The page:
For over 150 years Sydney Observatory has marked the passage of time in Sydney with a daily time ball drop at 1300 hours. On New Year’s Eve the historic time ball will mark the midnight hour and welcome in the New Year.
And for the first time, for 2012, we will be flying a signal using the International Code of Signal flags – the signal is, of course, “Happy New Year”.
Richard Pool, our nautically knowledgeable Duty Officer explains…
The International Code of Signals (ICS) was developed from a late nineteenth century British maritime flag signalling system. It was adopted as an international maritime signalling system in 1932 at the International Radiotelegraph Conference in Madrid in 1932. Today the ICS is maintained by the International Maritime Organization.
The ICS consists of 26 alpha flags (A to Z) including 2 burgees (a burgee is a flag with a shallow angular indentation in the fly, or outside edge, that forms two tails e.g. A below), 10 numeral (0 to 9), 1 code (answering or decimal point) and 3 substitute (1st, 2nd & 3rd) pennants.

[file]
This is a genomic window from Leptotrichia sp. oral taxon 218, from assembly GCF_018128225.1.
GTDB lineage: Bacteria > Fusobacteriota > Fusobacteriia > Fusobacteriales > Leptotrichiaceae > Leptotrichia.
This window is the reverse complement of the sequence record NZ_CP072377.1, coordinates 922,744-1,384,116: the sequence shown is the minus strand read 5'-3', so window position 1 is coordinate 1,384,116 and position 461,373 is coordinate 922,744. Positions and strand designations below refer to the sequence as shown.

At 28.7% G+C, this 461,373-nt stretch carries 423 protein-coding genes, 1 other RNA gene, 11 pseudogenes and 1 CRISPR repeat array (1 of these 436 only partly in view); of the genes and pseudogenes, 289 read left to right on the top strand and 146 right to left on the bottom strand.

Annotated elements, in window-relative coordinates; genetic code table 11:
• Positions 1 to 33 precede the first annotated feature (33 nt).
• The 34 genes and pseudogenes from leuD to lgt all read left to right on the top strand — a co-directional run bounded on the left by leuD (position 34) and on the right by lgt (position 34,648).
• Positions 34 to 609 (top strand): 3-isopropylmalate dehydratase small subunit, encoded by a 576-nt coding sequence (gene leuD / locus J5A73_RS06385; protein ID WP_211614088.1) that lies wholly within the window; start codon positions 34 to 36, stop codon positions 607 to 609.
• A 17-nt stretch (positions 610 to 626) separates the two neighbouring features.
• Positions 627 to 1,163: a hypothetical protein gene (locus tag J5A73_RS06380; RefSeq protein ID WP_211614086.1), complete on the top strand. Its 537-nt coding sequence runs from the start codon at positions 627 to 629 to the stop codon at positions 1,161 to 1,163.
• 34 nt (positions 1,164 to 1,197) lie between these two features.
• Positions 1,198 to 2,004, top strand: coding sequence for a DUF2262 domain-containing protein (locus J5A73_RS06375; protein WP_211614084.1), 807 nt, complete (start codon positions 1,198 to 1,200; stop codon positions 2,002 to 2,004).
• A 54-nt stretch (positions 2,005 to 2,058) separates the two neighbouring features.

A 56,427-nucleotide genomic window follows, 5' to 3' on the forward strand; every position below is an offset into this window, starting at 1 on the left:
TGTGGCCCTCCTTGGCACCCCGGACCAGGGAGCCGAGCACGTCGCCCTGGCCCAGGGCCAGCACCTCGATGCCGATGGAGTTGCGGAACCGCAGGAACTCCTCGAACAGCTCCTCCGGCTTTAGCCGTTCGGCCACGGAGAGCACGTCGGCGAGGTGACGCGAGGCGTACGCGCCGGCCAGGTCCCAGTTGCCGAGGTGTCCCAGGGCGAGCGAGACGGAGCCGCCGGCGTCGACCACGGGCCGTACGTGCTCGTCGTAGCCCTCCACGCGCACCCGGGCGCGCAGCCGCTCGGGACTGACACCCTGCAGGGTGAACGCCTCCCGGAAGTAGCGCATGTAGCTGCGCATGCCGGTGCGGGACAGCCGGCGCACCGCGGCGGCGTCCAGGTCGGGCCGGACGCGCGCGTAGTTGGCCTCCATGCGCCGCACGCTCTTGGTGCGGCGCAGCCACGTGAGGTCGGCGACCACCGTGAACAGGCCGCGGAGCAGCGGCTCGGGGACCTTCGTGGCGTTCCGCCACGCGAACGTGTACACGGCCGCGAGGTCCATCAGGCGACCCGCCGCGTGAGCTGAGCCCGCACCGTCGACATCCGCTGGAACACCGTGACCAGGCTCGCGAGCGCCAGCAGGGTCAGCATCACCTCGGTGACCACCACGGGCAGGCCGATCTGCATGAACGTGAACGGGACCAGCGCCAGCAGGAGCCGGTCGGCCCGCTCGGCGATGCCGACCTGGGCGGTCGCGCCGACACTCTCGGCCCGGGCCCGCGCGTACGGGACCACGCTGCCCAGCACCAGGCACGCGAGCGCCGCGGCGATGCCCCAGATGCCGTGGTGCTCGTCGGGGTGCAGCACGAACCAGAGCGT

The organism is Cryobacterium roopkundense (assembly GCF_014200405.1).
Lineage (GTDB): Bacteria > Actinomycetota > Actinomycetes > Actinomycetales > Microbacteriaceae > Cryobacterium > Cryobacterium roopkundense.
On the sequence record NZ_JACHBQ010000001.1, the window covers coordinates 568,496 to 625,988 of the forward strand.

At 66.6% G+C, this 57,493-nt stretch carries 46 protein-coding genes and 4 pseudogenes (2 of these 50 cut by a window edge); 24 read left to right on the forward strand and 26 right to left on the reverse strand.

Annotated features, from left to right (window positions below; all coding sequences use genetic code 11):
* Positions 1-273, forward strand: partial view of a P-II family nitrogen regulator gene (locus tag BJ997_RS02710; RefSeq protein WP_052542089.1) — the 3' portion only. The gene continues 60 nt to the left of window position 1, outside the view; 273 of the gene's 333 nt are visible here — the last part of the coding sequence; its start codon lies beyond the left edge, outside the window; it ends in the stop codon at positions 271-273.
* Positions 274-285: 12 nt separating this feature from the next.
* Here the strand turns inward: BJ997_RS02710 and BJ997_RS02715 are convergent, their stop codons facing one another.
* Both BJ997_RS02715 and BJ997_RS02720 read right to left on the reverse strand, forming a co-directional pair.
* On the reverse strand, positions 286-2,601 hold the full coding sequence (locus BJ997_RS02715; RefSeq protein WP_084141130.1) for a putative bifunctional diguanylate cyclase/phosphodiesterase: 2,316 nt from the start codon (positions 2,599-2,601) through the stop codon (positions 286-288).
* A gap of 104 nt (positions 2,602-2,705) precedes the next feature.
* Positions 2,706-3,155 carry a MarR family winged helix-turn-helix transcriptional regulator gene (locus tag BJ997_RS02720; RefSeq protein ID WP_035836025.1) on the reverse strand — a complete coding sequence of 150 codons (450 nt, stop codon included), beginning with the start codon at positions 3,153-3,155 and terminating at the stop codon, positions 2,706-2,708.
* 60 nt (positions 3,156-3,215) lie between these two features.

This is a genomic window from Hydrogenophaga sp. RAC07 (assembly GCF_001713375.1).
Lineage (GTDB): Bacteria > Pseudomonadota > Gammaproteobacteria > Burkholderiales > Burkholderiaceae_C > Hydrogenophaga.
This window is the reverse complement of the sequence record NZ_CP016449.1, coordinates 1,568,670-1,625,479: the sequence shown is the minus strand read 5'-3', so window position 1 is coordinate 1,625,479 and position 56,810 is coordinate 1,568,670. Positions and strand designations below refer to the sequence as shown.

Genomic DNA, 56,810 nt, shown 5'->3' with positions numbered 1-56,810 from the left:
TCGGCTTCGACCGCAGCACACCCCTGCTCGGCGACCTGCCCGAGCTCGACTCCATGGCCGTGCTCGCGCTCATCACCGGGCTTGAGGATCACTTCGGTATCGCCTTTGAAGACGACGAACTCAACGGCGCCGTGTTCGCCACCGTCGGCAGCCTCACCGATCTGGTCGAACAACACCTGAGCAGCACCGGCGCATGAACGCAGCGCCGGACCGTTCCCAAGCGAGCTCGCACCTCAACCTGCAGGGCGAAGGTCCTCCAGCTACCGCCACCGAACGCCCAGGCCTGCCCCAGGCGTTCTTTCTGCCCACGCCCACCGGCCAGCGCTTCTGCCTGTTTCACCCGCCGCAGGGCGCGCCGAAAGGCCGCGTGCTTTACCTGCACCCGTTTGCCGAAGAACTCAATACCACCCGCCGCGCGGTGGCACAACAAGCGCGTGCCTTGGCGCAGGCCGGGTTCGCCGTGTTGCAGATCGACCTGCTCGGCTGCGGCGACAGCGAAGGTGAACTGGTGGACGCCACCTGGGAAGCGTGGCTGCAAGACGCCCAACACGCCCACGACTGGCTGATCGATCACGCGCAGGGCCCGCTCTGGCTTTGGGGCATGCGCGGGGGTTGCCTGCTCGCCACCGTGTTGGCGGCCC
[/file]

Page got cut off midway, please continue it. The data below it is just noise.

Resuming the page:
Each alpha flag represents a letter in the English alphabet so that words can be spelt out in a hoist. Also, each ICS flag represents a particular action, state or request e.g. flag A “I have a diver below” or H “I have a pilot aboard” or P “I am about to sail”.
A critical feature of the ICS system for maritime signaling is that it can be read and understood in all major languages with the use of ICS code book.
You can find out more about the Signal Station itself here.
Look for our coded signal flying over the Signal Station between now and the new year and from all the staff here at Sydney Observatory we wish you a Happy New Year!